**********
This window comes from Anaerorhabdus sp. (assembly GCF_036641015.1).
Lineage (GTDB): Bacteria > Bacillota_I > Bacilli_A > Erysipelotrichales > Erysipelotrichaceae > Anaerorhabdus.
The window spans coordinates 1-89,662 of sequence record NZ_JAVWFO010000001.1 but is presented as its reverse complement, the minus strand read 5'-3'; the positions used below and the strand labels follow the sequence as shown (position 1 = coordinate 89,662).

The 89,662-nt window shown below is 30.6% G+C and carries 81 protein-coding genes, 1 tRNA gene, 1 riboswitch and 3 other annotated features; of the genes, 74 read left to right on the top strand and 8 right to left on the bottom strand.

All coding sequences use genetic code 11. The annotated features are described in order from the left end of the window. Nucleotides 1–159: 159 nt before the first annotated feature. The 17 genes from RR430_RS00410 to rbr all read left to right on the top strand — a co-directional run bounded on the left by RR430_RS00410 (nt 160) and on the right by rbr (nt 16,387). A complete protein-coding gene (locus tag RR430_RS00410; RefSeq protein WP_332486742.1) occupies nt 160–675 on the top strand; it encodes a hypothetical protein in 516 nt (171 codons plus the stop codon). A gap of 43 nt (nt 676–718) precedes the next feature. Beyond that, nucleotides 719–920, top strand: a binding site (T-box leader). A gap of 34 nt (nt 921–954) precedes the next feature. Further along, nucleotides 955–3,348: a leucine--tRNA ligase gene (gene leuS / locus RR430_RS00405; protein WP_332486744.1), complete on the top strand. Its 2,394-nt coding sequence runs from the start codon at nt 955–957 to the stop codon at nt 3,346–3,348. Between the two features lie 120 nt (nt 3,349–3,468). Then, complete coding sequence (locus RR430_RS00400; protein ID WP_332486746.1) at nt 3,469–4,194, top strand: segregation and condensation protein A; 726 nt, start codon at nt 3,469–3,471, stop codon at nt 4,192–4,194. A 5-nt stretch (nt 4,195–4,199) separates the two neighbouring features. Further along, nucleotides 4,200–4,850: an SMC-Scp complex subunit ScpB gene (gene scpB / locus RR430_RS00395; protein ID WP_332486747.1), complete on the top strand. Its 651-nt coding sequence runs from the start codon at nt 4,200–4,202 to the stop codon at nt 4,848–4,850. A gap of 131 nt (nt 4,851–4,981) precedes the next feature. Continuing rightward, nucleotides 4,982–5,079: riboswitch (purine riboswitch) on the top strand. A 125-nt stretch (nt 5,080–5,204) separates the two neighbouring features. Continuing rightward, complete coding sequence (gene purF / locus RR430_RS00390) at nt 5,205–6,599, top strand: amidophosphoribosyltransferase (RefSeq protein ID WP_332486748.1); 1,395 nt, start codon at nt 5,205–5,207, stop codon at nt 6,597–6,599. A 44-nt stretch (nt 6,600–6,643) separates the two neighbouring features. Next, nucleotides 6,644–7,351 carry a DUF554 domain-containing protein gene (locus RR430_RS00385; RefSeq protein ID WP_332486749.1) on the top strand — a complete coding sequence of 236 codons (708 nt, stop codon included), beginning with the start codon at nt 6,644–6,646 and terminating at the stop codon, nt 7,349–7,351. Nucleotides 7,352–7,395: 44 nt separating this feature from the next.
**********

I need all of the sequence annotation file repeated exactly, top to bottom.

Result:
This window comes from Anaerorhabdus sp. (assembly GCF_036641015.1).
Lineage (GTDB): Bacteria > Bacillota_I > Bacilli_A > Erysipelotrichales > Erysipelotrichaceae > Anaerorhabdus.
The window spans coordinates 1-89,662 of sequence record NZ_JAVWFO010000001.1 but is presented as its reverse complement, the minus strand read 5'-3'; the positions used below and the strand labels follow the sequence as shown (position 1 = coordinate 89,662).

The 89,662-nt window shown below is 30.6% G+C and carries 81 protein-coding genes, 1 tRNA gene, 1 riboswitch and 3 other annotated features; of the genes, 74 read left to right on the top strand and 8 right to left on the bottom strand.

All coding sequences use genetic code 11. The annotated features are described in order from the left end of the window. Nucleotides 1–159: 159 nt before the first annotated feature. The 17 genes from RR430_RS00410 to rbr all read left to right on the top strand — a co-directional run bounded on the left by RR430_RS00410 (nt 160) and on the right by rbr (nt 16,387). A complete protein-coding gene (locus tag RR430_RS00410; RefSeq protein WP_332486742.1) occupies nt 160–675 on the top strand; it encodes a hypothetical protein in 516 nt (171 codons plus the stop codon). A gap of 43 nt (nt 676–718) precedes the next feature. Beyond that, nucleotides 719–920, top strand: a binding site (T-box leader). A gap of 34 nt (nt 921–954) precedes the next feature. Further along, nucleotides 955–3,348: a leucine--tRNA ligase gene (gene leuS / locus RR430_RS00405; protein WP_332486744.1), complete on the top strand. Its 2,394-nt coding sequence runs from the start codon at nt 955–957 to the stop codon at nt 3,346–3,348. Between the two features lie 120 nt (nt 3,349–3,468). Then, complete coding sequence (locus RR430_RS00400; protein ID WP_332486746.1) at nt 3,469–4,194, top strand: segregation and condensation protein A; 726 nt, start codon at nt 3,469–3,471, stop codon at nt 4,192–4,194. A 5-nt stretch (nt 4,195–4,199) separates the two neighbouring features. Further along, nucleotides 4,200–4,850: an SMC-Scp complex subunit ScpB gene (gene scpB / locus RR430_RS00395; protein ID WP_332486747.1), complete on the top strand. Its 651-nt coding sequence runs from the start codon at nt 4,200–4,202 to the stop codon at nt 4,848–4,850. A gap of 131 nt (nt 4,851–4,981) precedes the next feature. Continuing rightward, nucleotides 4,982–5,079: riboswitch (purine riboswitch) on the top strand. A 125-nt stretch (nt 5,080–5,204) separates the two neighbouring features. Continuing rightward, complete coding sequence (gene purF / locus RR430_RS00390) at nt 5,205–6,599, top strand: amidophosphoribosyltransferase (RefSeq protein ID WP_332486748.1); 1,395 nt, start codon at nt 5,205–5,207, stop codon at nt 6,597–6,599. A 44-nt stretch (nt 6,600–6,643) separates the two neighbouring features. Next, nucleotides 6,644–7,351 carry a DUF554 domain-containing protein gene (locus RR430_RS00385; RefSeq protein ID WP_332486749.1) on the top strand — a complete coding sequence of 236 codons (708 nt, stop codon included), beginning with the start codon at nt 6,644–6,646 and terminating at the stop codon, nt 7,349–7,351. Nucleotides 7,352–7,395: 44 nt separating this feature from the next.